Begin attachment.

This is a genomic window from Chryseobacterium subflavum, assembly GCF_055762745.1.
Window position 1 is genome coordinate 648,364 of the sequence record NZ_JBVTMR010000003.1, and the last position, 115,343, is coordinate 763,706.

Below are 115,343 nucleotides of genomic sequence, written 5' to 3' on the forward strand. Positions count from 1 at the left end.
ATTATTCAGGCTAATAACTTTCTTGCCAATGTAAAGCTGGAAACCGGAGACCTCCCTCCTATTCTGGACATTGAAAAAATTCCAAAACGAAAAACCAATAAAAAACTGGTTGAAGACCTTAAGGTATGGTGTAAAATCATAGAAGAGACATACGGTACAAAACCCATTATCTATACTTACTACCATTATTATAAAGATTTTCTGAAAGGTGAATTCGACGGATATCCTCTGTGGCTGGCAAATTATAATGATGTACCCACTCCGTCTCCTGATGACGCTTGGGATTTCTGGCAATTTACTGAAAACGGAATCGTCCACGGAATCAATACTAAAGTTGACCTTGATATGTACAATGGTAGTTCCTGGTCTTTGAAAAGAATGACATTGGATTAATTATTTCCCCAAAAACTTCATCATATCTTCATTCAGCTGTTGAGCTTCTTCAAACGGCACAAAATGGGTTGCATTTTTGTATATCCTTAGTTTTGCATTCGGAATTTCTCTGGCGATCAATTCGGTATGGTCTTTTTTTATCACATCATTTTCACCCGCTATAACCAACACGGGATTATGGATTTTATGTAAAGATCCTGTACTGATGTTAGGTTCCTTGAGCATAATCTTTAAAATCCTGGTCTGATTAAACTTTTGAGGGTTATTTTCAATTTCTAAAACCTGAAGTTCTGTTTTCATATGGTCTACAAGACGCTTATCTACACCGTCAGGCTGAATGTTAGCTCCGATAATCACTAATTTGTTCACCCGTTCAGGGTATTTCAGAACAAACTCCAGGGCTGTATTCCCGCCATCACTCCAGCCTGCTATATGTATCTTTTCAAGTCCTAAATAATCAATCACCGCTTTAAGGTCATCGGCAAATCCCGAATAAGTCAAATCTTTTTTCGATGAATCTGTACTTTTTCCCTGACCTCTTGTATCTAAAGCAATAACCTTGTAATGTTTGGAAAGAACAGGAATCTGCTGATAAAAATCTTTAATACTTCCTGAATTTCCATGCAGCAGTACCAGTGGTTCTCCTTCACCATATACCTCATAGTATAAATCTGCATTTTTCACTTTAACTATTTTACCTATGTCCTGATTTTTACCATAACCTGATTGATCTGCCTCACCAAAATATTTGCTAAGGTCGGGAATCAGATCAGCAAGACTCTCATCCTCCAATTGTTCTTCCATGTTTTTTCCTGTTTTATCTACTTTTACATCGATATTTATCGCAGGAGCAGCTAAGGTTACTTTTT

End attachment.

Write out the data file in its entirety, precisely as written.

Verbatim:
This is a genomic window from Chryseobacterium subflavum, assembly GCF_055762745.1.
Window position 1 is genome coordinate 648,364 of the sequence record NZ_JBVTMR010000003.1, and the last position, 115,343, is coordinate 763,706.

Below are 115,343 nucleotides of genomic sequence, written 5' to 3' on the forward strand. Positions count from 1 at the left end.
ATTATTCAGGCTAATAACTTTCTTGCCAATGTAAAGCTGGAAACCGGAGACCTCCCTCCTATTCTGGACATTGAAAAAATTCCAAAACGAAAAACCAATAAAAAACTGGTTGAAGACCTTAAGGTATGGTGTAAAATCATAGAAGAGACATACGGTACAAAACCCATTATCTATACTTACTACCATTATTATAAAGATTTTCTGAAAGGTGAATTCGACGGATATCCTCTGTGGCTGGCAAATTATAATGATGTACCCACTCCGTCTCCTGATGACGCTTGGGATTTCTGGCAATTTACTGAAAACGGAATCGTCCACGGAATCAATACTAAAGTTGACCTTGATATGTACAATGGTAGTTCCTGGTCTTTGAAAAGAATGACATTGGATTAATTATTTCCCCAAAAACTTCATCATATCTTCATTCAGCTGTTGAGCTTCTTCAAACGGCACAAAATGGGTTGCATTTTTGTATATCCTTAGTTTTGCATTCGGAATTTCTCTGGCGATCAATTCGGTATGGTCTTTTTTTATCACATCATTTTCACCCGCTATAACCAACACGGGATTATGGATTTTATGTAAAGATCCTGTACTGATGTTAGGTTCCTTGAGCATAATCTTTAAAATCCTGGTCTGATTAAACTTTTGAGGGTTATTTTCAATTTCTAAAACCTGAAGTTCTGTTTTCATATGGTCTACAAGACGCTTATCTACACCGTCAGGCTGAATGTTAGCTCCGATAATCACTAATTTGTTCACCCGTTCAGGGTATTTCAGAACAAACTCCAGGGCTGTATTCCCGCCATCACTCCAGCCTGCTATATGTATCTTTTCAAGTCCTAAATAATCAATCACCGCTTTAAGGTCATCGGCAAATCCCGAATAAGTCAAATCTTTTTTCGATGAATCTGTACTTTTTCCCTGACCTCTTGTATCTAAAGCAATAACCTTGTAATGTTTGGAAAGAACAGGAATCTGCTGATAAAAATCTTTAATACTTCCTGAATTTCCATGCAGCAGTACCAGTGGTTCTCCTTCACCATATACCTCATAGTATAAATCTGCATTTTTCACTTTAACTATTTTACCTATGTCCTGATTTTTACCATAACCTGATTGATCTGCCTCACCAAAATATTTGCTAAGGTCGGGAATCAGATCAGCAAGACTCTCATCCTCCAATTGTTCTTCCATGTTTTTTCCTGTTTTATCTACTTTTACATCGATATTTATCGCAGGAGCAGCTAAGGTTACTTTTT